Flood levels are continuing to rise dramatically in large parts of the south-eastern Queensland and north-east NSW regions.
Following a day of unprecedented rains and destructive winds, evacuation orders were given to up to 40,000 residents in the South Murwillumbah, Condong, Tumbulgum, Lismore, Chinderah, Kingscliff, Fingal Head and Bilambil areas.
Over 400mm of rain had fallen in the past 24 hours and authorities were expecting at least another 200mm to fall overnight on Thursday.
NSW Police ordered for Lismore residents to be evacuated around 5pm local time as the Wilsons River was expected to reach its peak of 11 metres in the early hours of Friday morning.
NSW SES has also issued a flood watch warning for residents in the surrounding areas of the Richmond-Wilsons River Valley, which has the potential for flash flooding to develop throughout the night.
Acting Deputy Commissioner of the NSW SES Mark Morrow said: "We have an order in place for south Murwillumbah, Condong and Tumbulgum on the upper Tweed catchment.
"On the lower part that evacuation order relates to parts of Tweed Heads to the south and west, Kingscliff, Chinderah, Fingal Head and the main evacuation order we're dealing with at the moment relates to the Lismore CBD."
By 7pm (AEDT), NSW police had been forced to attend to 35 flood rescues across northern NSW after receiving up to 700 requests for assistance. They reiterated their calls for people to act responsibly and have confirmed the chance further evacuations in other suburbs on Thursday night is high.
Morrow also said evacuation centres have been opened in Lismore, Murwillumbah and Kingscliff, among other locations listed on the SES website, for those who are affected.
The full list of NSW flood warnings and orders are here at the SES website. Numerous alerts are in place for the Gold Coast and other south-east Queensland localities. You can see the warnings and orders at the Queensland SES site here.
Meanwhile schools in south-east Queensland will remain shut on Friday and people are urged to remain indoors amid flash flooding that reached Brisbane on Thursday afternoon.
Queensland Premier Annastacia Palaszczuk said the decision to extend the closures comes in order to protect the safety of families and children in affected areas while the "severe weather system" continues moving towards the south-east.
"This severe weather system that started with Cyclone Debbie and is tracking down the coast is causing havoc across our state," she said.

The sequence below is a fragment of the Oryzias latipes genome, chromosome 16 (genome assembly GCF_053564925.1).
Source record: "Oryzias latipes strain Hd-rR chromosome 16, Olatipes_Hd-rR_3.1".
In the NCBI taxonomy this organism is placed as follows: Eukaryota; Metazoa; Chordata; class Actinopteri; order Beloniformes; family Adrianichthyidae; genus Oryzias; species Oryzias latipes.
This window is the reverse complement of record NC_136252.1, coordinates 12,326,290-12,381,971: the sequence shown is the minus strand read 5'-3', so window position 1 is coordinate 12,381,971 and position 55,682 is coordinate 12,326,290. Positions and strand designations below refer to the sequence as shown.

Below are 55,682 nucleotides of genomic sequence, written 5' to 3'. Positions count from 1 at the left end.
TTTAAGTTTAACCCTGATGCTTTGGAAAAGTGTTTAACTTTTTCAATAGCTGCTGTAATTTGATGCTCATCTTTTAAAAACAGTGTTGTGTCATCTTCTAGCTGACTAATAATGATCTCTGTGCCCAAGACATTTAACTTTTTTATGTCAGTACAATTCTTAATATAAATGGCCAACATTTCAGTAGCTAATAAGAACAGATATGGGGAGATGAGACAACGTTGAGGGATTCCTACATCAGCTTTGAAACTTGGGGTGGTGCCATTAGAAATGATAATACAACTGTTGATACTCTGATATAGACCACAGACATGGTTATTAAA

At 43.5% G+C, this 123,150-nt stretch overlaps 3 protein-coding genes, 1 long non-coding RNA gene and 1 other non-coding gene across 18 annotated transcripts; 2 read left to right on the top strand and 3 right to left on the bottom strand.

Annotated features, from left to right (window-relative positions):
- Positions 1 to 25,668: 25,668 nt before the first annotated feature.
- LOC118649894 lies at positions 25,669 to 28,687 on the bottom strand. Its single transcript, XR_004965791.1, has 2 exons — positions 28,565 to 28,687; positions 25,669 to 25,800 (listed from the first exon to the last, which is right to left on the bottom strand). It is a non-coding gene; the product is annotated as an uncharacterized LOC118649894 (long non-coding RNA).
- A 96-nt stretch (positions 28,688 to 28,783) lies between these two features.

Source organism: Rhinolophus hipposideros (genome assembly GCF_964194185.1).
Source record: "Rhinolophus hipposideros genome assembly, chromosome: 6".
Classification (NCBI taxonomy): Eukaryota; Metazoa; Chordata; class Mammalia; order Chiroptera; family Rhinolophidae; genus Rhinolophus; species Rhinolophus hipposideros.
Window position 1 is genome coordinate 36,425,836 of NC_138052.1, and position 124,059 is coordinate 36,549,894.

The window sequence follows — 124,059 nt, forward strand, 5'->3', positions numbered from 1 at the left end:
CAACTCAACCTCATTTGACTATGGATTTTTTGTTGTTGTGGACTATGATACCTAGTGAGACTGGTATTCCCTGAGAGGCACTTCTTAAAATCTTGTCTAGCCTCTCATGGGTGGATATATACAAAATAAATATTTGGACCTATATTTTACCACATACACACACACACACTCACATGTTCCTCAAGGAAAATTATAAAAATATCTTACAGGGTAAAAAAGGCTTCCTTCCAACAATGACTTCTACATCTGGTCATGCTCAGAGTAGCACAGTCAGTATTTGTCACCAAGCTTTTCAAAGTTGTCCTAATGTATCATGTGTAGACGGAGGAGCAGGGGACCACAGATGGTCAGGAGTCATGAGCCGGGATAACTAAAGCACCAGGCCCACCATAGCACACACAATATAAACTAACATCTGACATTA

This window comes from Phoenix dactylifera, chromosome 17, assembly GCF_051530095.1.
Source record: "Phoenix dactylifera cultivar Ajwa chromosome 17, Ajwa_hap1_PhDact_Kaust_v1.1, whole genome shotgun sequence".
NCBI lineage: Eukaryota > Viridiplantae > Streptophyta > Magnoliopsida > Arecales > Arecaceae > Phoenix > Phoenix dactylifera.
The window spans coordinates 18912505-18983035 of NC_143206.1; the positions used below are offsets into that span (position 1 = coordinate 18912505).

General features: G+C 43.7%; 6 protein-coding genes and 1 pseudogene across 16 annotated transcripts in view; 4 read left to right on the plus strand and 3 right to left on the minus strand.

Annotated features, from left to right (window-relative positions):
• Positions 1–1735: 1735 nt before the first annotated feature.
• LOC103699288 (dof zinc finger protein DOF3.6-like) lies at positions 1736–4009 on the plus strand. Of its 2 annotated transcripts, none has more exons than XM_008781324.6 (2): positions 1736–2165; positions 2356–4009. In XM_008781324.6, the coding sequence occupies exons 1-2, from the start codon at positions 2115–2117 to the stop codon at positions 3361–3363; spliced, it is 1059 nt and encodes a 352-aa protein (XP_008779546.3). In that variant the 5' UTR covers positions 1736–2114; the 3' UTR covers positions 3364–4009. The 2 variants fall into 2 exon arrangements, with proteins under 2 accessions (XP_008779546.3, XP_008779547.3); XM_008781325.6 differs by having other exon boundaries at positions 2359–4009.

"We have not seen the worst of this severe weather system in the south-east of our state, we are going to see heavy rainfalls, we are going to see thunder. This is a severe weather event.
"I apologise for any inconvenience but I do not apologise for putting the safety of Queenslanders, families and children front and centre. That is why the schools will remain closed tomorrow."
Deputy Premier Jackie Trad announced just after 8am on Thursday morning that all schools in south-east Queensland were closed, including schools from Agnes Waters to the New South Wales border as far inland as Nanango, encompassing Brisbane, the Sunshine Coast and Bundaberg.
Parts of Brisbane were underwater as of lunchtime Thursday, after more than 200mm of rain fell between midnight and midday on Thursday, with Springbrook on the Gold Coast receiving around 380mm.
No further serious injuries or losses of life have been recorded, according to the Queensland Police.
At 7:30pm on Thursday night, Queensland Fire and Emergency and SES had confirmed it has received more than 4000 calls for assistance since Cyclone Debbie hit land on Tuesday.
People were queueing for up to an hour for sandbags to project their homes at Brisbane depos, with council workers making 4,000 sandbags an hour to keep up with demand.
Meanwhile northern Queensland has continued to experience flash flooding overnight, with the region west of Mackay worst affected.
Around 50 people were still trapped in floodwaters near the cyclone-ravaged town on Thursday.
Heavy rainfall from 9pm on Wednesday night saw people trapped in submerged cars and on rooftops, with 38 water rescue incidents taking place overnight.